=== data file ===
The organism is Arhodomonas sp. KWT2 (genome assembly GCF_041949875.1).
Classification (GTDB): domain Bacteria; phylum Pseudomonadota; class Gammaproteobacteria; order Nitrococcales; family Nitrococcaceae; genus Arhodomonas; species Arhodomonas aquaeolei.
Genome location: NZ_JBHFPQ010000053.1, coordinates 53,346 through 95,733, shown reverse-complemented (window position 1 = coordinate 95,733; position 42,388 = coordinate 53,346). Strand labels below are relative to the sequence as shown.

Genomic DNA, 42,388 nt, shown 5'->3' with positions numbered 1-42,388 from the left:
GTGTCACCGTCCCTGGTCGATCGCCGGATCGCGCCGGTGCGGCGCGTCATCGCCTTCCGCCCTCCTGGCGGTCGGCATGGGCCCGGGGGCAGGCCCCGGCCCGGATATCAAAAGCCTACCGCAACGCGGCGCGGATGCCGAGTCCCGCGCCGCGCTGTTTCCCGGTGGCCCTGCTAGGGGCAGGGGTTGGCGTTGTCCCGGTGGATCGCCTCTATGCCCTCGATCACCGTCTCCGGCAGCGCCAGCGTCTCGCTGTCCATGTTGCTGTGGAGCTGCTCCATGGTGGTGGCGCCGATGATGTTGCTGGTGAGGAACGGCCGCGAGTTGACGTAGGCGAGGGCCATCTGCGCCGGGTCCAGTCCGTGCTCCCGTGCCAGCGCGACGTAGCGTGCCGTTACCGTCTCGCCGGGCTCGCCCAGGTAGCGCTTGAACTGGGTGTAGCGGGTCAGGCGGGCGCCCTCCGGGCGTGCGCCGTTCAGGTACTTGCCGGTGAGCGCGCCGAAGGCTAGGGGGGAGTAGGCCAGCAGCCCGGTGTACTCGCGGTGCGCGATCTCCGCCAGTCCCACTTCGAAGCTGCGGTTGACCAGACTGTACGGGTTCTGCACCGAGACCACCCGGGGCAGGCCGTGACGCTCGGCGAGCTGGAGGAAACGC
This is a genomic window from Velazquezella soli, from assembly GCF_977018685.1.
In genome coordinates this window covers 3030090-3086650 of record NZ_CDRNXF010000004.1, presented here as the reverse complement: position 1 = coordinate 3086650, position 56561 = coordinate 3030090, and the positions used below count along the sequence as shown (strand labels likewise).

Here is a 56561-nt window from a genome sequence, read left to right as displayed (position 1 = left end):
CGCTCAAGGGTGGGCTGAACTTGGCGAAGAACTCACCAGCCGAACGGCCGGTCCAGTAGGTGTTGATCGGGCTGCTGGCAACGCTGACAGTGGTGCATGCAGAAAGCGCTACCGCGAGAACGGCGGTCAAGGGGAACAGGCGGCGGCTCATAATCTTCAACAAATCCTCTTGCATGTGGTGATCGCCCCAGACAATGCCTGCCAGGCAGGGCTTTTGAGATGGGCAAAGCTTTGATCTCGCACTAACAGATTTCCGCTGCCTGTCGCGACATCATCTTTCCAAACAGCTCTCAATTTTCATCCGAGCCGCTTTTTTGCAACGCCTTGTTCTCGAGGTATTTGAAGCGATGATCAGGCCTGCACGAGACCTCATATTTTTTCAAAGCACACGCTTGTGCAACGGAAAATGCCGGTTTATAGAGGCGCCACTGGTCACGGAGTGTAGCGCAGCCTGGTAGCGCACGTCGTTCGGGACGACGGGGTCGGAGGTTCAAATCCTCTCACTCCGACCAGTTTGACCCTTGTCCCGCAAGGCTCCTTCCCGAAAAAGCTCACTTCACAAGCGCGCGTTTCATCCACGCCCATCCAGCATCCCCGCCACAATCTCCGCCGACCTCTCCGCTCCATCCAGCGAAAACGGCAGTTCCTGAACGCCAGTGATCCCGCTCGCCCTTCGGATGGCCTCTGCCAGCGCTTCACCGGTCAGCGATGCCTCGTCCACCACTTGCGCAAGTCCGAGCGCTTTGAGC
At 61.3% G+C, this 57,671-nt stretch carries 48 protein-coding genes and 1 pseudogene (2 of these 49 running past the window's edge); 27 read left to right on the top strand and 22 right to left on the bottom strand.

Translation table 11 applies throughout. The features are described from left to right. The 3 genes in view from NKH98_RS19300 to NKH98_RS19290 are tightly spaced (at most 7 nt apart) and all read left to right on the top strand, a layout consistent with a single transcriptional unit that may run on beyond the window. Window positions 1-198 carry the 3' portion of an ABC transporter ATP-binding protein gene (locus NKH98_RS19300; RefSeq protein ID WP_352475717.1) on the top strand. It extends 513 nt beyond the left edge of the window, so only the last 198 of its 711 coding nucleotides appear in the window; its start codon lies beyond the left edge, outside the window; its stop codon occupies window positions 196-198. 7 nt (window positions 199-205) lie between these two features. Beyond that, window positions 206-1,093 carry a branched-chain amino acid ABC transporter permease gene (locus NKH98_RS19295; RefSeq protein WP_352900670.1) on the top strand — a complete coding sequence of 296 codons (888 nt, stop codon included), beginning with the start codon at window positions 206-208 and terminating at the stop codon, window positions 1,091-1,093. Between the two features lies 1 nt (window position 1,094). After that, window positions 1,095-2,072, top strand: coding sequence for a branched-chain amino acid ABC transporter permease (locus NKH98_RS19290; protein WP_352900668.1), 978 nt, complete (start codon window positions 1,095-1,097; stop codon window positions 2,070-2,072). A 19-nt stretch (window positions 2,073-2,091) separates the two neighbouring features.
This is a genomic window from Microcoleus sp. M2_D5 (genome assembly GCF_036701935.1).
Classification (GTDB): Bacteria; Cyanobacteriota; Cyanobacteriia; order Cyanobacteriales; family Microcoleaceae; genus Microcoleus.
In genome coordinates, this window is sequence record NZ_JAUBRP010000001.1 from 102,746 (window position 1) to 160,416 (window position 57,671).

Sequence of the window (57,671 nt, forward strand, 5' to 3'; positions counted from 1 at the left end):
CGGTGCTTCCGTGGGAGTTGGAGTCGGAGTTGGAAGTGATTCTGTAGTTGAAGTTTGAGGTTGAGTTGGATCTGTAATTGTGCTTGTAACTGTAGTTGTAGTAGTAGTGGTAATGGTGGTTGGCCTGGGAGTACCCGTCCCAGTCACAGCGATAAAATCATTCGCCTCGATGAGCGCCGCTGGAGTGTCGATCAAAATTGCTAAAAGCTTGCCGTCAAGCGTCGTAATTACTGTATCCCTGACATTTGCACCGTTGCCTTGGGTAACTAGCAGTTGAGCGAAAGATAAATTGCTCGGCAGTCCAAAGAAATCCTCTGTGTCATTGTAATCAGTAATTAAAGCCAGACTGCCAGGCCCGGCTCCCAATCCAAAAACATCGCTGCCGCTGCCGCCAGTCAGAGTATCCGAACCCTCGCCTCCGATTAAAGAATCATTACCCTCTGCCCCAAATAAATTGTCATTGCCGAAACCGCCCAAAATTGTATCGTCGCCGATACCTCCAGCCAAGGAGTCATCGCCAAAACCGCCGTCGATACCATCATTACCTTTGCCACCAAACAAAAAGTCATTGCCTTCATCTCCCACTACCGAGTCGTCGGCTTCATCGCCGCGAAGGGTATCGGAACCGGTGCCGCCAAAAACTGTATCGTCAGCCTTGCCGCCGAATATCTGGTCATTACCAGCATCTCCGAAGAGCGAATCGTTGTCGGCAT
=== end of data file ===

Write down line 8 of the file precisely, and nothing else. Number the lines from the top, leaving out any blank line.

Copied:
Here is a 56561-nt window from a genome sequence, read left to right as displayed (position 1 = left end):